Nearly half of the shareholders at Southern Company have a message for the Atlanta-based gas and electric utility company: Clean up your act! At Wednesday’s annual general meeting, 46% of shareholders voted in favour of a resolution requiring the company to disclose its business plan for transitioning to a low carbon economy. This despite heavy lobbying by Southern of its largest shareholders. The 2°C transition plan received 34% last year; the one-year jump in voter support is unusual for a shareholder-submitted resolution, showing the impatience of investors with Southern’s head-in-the-sand approach to emissions.
Last year, Southern’s three largest shareholders opposed the 2°C transition plan. Vanguard (6.7%), BlackRock (6.1%), and State Street (5%) together held 17.8% of the company’s shares in April, according to FactSet. However their voting power is much greater than this suggests. In last year’s vote, only 66% of Southern shares were voted (the rest were abstentions or shares held by nominees with no power to vote). When the three investment firms’ 17.8% position in Southern is recalculated based on the smaller pool of votes cast, their share rises to a whopping 26.8% (Vanguard 10.1%; BlackRock 9.2%, State Street 7.5%)–assuming the same number and percentage of shares voted this year. Company voting records will not be released until August; it will be interesting to see which of the big three realises the extent of portfolio risk presented by carbon-intensive companies like Southern.
Southern is the country’s second-largest emitter of greenhouse gases behind Duke Energy (see page 26). In 2015, Southern generated 46% of its power from natural gas and 33% from coal, making it one of the dirtiest utilities in America, according to the memorandum supporting the resolution. The Company’s 10K indicates that “the mix of fuel sources for generation of electricity is determined primarily by demand, the unit cost of fuel consumed, and the availability of generating units,” the memorandum states–pointedly ignoring consideration of emissions. The resolution and supporting memorandum were filed by the Sisters of St. Dominic and eight co-filers.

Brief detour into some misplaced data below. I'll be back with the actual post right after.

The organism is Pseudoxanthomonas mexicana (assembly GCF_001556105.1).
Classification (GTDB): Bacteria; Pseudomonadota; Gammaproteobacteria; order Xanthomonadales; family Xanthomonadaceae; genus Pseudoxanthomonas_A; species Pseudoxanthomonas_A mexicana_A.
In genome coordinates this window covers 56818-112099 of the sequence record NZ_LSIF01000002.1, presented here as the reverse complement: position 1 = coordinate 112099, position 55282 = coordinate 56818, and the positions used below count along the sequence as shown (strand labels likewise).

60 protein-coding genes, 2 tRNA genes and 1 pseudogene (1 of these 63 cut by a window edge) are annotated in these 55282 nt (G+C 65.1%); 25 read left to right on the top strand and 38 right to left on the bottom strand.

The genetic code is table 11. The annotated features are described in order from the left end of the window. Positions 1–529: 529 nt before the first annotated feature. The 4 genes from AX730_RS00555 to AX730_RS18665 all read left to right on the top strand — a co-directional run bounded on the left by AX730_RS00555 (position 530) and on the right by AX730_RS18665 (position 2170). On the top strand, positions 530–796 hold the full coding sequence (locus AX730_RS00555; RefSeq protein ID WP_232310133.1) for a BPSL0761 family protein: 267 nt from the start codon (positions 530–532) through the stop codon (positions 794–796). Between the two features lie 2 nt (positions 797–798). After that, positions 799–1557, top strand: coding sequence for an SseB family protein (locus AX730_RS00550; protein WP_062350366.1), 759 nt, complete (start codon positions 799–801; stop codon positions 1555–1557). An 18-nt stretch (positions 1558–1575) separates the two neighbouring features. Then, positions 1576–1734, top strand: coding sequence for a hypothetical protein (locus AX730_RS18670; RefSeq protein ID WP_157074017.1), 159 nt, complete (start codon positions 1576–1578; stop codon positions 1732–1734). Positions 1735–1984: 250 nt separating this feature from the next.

If the largest institutional investors voted against today’s 2C transition planning resolution, they will be disregarding:
- the Paris Agreement, which seeks to reduce emissions in line with average global warming of no more than 2°C
- the call for disclosure coming from the Task Force on Climate-Related Financial Disclosure
- the majority of their shareholders, who support the Paris Agreement.
- the principles they signed up to as members of the Principles for Responsible Investing.
The chart below shows how less-demanding resolutions have fared so far this year. These resolutions ask only for disclosure of risks arising from climate change, not production of a transition plan addressing risks and opportunities, as voted on at Southern.
Source: Ceres Climate and Sustainability Shareholder Resolutions database, company proxies and 8-Ks.
The resolution requests that Southern:
“disclose its business plan for achieving a competitive return on capital and addressing the opportunities of transitioning to a low-carbon economy while providing safe, reliable, and affordable energy. The requested report would include goals for reducing emissions, plans to integrate technological, regulatory, and business model innovations; and alignment of incentives, research and development, and public policy positions with this strategy.”
Southern could have done all of these things after last year’s vote. It has continued to side with BAU in an industry that is undergoing rapid change due to the uptake of renewable energy, the increased dispersion of energy production and distribution, and increased state regulation. The 56% of investors voting against transition planning are exposing their end beneficiaries to undue risk as coal-fired generation plants become stranded assets. If you control assets owned by any of the managers listed below, ask them if they have been a forceful steward, protecting your assets from climate-related risk, or if they sided with management to resist the utility transition that is underway. To learn more about transition planning within the sector, please read our guidance for investors and utility managers.